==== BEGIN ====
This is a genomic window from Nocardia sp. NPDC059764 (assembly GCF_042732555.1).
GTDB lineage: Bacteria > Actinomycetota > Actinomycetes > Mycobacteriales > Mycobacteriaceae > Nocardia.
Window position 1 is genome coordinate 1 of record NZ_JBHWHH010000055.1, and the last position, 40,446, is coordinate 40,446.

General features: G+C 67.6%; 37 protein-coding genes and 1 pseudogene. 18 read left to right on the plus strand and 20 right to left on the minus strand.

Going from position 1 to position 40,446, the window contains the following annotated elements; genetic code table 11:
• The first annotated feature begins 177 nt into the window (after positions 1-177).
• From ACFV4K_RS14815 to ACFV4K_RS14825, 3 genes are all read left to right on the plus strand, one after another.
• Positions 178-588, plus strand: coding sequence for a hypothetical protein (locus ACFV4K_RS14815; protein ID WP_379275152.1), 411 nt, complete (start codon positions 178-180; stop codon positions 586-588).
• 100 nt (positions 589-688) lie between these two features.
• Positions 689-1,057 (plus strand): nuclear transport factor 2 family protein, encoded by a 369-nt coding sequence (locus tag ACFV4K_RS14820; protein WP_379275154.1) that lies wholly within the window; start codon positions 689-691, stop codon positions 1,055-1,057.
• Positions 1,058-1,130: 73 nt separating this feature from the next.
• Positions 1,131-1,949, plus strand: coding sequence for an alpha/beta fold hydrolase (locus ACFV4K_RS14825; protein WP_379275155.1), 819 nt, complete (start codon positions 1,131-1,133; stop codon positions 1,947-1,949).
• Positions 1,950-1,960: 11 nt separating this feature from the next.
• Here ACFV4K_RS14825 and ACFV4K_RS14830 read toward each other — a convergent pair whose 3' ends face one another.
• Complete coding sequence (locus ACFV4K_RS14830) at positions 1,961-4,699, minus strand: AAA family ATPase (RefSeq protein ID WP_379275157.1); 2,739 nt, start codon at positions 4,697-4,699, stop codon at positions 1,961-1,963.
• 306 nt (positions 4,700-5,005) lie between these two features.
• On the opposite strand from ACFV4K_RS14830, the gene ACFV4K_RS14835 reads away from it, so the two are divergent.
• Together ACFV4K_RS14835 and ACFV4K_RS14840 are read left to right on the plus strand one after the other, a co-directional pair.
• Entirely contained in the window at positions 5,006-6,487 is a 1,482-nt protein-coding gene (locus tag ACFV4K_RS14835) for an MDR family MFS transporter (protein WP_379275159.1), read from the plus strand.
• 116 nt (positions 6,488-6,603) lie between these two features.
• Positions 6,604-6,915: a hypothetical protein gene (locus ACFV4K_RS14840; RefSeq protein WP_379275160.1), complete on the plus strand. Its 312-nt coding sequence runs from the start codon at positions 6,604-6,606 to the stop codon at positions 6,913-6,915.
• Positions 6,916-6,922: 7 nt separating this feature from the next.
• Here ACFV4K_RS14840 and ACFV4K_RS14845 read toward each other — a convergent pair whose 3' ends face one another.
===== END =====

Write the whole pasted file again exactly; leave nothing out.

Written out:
This is a genomic window from Nocardia sp. NPDC059764 (assembly GCF_042732555.1).
GTDB lineage: Bacteria > Actinomycetota > Actinomycetes > Mycobacteriales > Mycobacteriaceae > Nocardia.
Window position 1 is genome coordinate 1 of record NZ_JBHWHH010000055.1, and the last position, 40,446, is coordinate 40,446.

General features: G+C 67.6%; 37 protein-coding genes and 1 pseudogene. 18 read left to right on the plus strand and 20 right to left on the minus strand.

Going from position 1 to position 40,446, the window contains the following annotated elements; genetic code table 11:
• The first annotated feature begins 177 nt into the window (after positions 1-177).
• From ACFV4K_RS14815 to ACFV4K_RS14825, 3 genes are all read left to right on the plus strand, one after another.
• Positions 178-588, plus strand: coding sequence for a hypothetical protein (locus ACFV4K_RS14815; protein ID WP_379275152.1), 411 nt, complete (start codon positions 178-180; stop codon positions 586-588).
• 100 nt (positions 589-688) lie between these two features.
• Positions 689-1,057 (plus strand): nuclear transport factor 2 family protein, encoded by a 369-nt coding sequence (locus tag ACFV4K_RS14820; protein WP_379275154.1) that lies wholly within the window; start codon positions 689-691, stop codon positions 1,055-1,057.
• Positions 1,058-1,130: 73 nt separating this feature from the next.
• Positions 1,131-1,949, plus strand: coding sequence for an alpha/beta fold hydrolase (locus ACFV4K_RS14825; protein WP_379275155.1), 819 nt, complete (start codon positions 1,131-1,133; stop codon positions 1,947-1,949).
• Positions 1,950-1,960: 11 nt separating this feature from the next.
• Here ACFV4K_RS14825 and ACFV4K_RS14830 read toward each other — a convergent pair whose 3' ends face one another.
• Complete coding sequence (locus ACFV4K_RS14830) at positions 1,961-4,699, minus strand: AAA family ATPase (RefSeq protein ID WP_379275157.1); 2,739 nt, start codon at positions 4,697-4,699, stop codon at positions 1,961-1,963.
• 306 nt (positions 4,700-5,005) lie between these two features.
• On the opposite strand from ACFV4K_RS14830, the gene ACFV4K_RS14835 reads away from it, so the two are divergent.
• Together ACFV4K_RS14835 and ACFV4K_RS14840 are read left to right on the plus strand one after the other, a co-directional pair.
• Entirely contained in the window at positions 5,006-6,487 is a 1,482-nt protein-coding gene (locus tag ACFV4K_RS14835) for an MDR family MFS transporter (protein WP_379275159.1), read from the plus strand.
• 116 nt (positions 6,488-6,603) lie between these two features.
• Positions 6,604-6,915: a hypothetical protein gene (locus ACFV4K_RS14840; RefSeq protein WP_379275160.1), complete on the plus strand. Its 312-nt coding sequence runs from the start codon at positions 6,604-6,606 to the stop codon at positions 6,913-6,915.
• Positions 6,916-6,922: 7 nt separating this feature from the next.
• Here ACFV4K_RS14840 and ACFV4K_RS14845 read toward each other — a convergent pair whose 3' ends face one another.